LEWISTON — Archbishop Lazar Puhalo believes in compassion. He believes lack of compassion has led to many of the world's problems.
And he believes some people have hidden behind religion in their lack compassion.
"People are paying a great deal of attention trying to micro-manage what everybody does in their personal lives and not enough time paying attention to real crises," he told a group at the University of Southern Maine's Lewiston-Auburn College on Thursday.
Puhalo, a hierarch of the North American Orthodox Church, spoke to about a dozen students from the college's association for international students and the class Global Past, Global Present. He was invited to the college by professor Barry Rodrigue, a longtime friend.
Puhalo's background is diverse. He's studied physics and particle physics at the University of British
Columbia, as well as theology at Holy
Trinity Seminary, in Jordanville, N.Y., and neurobiology, Byzantine history and the writings of the early Church Fathers at
the Warburg Institute at the University of London. He's a philosopher, environmentalist and a human rights advocate who has written 48 books on religion, science, medicine and other topics.
Puhalo spoke at Lewiston-Auburn College about six years ago. Thursday marked his second visit to the campus.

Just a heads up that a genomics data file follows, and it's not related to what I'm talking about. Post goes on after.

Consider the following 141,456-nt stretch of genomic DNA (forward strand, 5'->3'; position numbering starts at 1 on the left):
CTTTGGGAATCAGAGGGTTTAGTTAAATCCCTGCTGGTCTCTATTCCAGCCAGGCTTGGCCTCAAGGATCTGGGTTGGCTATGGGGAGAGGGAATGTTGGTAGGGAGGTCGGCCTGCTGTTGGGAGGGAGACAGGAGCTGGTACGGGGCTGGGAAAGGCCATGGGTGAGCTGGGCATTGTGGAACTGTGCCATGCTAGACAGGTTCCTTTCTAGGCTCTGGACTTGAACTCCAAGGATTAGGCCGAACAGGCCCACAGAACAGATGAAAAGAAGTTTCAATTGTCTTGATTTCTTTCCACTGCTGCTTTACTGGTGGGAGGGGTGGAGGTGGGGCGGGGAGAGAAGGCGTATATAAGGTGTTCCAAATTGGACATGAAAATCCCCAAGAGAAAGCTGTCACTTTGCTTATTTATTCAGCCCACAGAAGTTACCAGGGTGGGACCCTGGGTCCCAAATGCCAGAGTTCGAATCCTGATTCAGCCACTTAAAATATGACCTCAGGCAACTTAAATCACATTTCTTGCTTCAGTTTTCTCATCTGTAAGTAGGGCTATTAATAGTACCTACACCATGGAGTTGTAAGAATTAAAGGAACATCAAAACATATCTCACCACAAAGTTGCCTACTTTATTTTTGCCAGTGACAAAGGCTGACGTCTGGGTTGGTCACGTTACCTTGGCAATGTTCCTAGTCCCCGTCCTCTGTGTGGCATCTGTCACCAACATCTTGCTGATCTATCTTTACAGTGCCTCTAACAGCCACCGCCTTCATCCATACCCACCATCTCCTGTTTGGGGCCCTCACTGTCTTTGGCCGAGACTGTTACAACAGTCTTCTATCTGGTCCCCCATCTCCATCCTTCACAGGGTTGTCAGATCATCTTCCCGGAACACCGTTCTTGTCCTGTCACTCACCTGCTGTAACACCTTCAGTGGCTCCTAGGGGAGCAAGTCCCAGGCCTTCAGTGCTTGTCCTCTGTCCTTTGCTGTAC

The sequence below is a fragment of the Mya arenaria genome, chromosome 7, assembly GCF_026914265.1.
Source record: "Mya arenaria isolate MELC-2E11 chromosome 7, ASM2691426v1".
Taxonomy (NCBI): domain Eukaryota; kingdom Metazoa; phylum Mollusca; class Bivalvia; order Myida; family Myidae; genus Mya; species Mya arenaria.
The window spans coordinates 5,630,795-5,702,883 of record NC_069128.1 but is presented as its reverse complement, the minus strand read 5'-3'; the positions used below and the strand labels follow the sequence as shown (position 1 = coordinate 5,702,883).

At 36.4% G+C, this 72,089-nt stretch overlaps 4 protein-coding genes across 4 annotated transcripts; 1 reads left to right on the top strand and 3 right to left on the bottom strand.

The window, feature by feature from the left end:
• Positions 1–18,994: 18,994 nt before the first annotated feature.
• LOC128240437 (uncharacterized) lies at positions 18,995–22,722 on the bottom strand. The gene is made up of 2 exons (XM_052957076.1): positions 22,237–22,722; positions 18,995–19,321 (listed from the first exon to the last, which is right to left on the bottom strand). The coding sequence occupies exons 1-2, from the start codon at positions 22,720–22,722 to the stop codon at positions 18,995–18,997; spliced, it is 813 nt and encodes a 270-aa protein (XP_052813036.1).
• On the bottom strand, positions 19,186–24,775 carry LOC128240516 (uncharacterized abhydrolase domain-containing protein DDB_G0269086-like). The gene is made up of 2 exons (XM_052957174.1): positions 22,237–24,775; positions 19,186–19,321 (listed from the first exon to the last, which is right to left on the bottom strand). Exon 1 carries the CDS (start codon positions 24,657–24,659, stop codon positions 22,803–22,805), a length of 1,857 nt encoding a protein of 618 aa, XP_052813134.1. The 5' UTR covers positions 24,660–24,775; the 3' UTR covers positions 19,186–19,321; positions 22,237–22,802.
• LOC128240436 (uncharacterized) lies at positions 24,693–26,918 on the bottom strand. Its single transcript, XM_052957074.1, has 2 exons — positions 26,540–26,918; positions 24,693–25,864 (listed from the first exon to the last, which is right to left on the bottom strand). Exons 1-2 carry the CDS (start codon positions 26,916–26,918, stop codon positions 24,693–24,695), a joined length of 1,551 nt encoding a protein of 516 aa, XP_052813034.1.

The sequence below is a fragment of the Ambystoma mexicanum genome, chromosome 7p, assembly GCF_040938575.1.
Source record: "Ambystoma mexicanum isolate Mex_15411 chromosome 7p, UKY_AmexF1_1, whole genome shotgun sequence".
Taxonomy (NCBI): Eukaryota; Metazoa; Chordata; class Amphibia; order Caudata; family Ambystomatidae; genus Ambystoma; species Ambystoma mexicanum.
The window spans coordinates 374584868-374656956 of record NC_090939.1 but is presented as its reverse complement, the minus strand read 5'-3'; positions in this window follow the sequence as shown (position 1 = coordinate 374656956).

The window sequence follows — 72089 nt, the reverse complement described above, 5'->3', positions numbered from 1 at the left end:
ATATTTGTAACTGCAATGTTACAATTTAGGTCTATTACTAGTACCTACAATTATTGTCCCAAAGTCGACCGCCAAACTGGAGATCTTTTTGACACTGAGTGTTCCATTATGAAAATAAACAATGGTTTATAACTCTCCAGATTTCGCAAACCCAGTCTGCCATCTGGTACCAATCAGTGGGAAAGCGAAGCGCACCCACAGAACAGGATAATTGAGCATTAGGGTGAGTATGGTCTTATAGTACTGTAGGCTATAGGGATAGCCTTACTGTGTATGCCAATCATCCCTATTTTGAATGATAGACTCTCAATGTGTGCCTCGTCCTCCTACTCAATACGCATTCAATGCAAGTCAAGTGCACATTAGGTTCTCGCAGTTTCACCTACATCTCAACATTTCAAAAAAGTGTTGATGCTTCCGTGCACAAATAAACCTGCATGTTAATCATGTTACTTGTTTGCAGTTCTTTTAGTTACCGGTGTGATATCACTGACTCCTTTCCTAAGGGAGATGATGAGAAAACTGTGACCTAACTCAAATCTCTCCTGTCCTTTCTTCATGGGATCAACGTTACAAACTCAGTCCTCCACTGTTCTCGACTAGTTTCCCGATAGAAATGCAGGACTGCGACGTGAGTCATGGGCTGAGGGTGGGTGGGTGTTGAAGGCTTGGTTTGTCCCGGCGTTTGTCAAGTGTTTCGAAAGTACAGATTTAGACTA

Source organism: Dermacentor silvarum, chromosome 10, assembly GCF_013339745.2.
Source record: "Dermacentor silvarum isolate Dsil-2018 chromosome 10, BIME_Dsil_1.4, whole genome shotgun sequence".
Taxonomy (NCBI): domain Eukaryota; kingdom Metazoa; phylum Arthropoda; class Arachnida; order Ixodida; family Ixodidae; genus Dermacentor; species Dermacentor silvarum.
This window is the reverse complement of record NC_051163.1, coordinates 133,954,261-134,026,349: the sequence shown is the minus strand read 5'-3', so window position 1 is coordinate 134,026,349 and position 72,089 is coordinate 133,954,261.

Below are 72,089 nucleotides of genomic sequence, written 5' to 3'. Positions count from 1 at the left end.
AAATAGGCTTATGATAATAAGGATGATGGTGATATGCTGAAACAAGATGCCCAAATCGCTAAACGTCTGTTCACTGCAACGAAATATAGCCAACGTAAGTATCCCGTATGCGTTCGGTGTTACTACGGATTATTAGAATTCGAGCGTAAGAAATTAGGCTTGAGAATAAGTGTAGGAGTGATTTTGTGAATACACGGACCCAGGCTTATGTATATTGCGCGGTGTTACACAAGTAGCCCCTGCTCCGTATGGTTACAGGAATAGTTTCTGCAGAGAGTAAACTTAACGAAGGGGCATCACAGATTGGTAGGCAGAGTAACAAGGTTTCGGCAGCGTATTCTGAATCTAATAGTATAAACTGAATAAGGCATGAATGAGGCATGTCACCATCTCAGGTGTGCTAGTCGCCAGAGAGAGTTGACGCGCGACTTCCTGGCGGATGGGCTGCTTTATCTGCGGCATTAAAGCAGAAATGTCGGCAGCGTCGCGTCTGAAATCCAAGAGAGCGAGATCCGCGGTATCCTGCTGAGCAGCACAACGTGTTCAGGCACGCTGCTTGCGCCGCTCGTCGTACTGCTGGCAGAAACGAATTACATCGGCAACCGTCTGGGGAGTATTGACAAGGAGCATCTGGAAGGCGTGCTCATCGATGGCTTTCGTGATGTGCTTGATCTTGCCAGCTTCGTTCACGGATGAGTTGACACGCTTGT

Dressed in black robes and sporting a long white and gray beard, Puhalo spoke to students over a potluck lunch held in the college's second-floor lounge. Encouraged by questions, he jumped from topic to topic, covering in two-and-a-half hours: same-sex marriage, universal health care, women's rights, religious fundamentalism, politics, an individual's impact on society, ecology, suffering, compassion, fear, hatred, faith, hope and love.
"There is no hand of an angry God. There is no angry God," he said, adding, "If God's so full of hate, what's he got to teach us?"
Puhalo lambasted what he sees as Christian hypocrisy and bigotry, saying too many religious people moralize and judge while too few help and support. He also spoke against politicians' use of religion and fear to gain supporters, particularly when it comes to universal health care and same-sex marriage — both of which he supports and are already available in his home country of Canada.
Universal health care is an example of basic compassion for others, Puhalo said. And he believes that same-sex marriage is an issue of democratic rights for citizens, not an issue for religious groups.
"We (the Christian church) don't have a copyright on the word marriage," he said.
Puhalo also lamented the state of women's rights, saying civilization isn't possible without a balance between men and women, and too often — particularly in fundamentalist Islamic countries — that balance is missing. Men, he said, should be offended by such a disparity.
"It's not a women's issue. It's a human issue," he said.
Although Puhalo's topics wandered, he repeatedly returned to the subject of compassion and people's power to help others. As the discussion began to wind down, one woman told Puhalo that many of her friends had left the Roman Catholic Church because they couldn't understand why, if there was a God, He hadn't stopped all the suffering in the world.
Puhalo's answer: Sometimes parents have to let their children make their own mistakes.
"We have to take responsibility for human suffering ourselves," he said. "People who say, 'Why does God allow this?' don't look in the mirror and say, 'Why do I allow this?'"
Puhalo will speak Friday at the Holy Trinity Greek Orthodox Church Parish House in Portland from 9 a.m. to noon.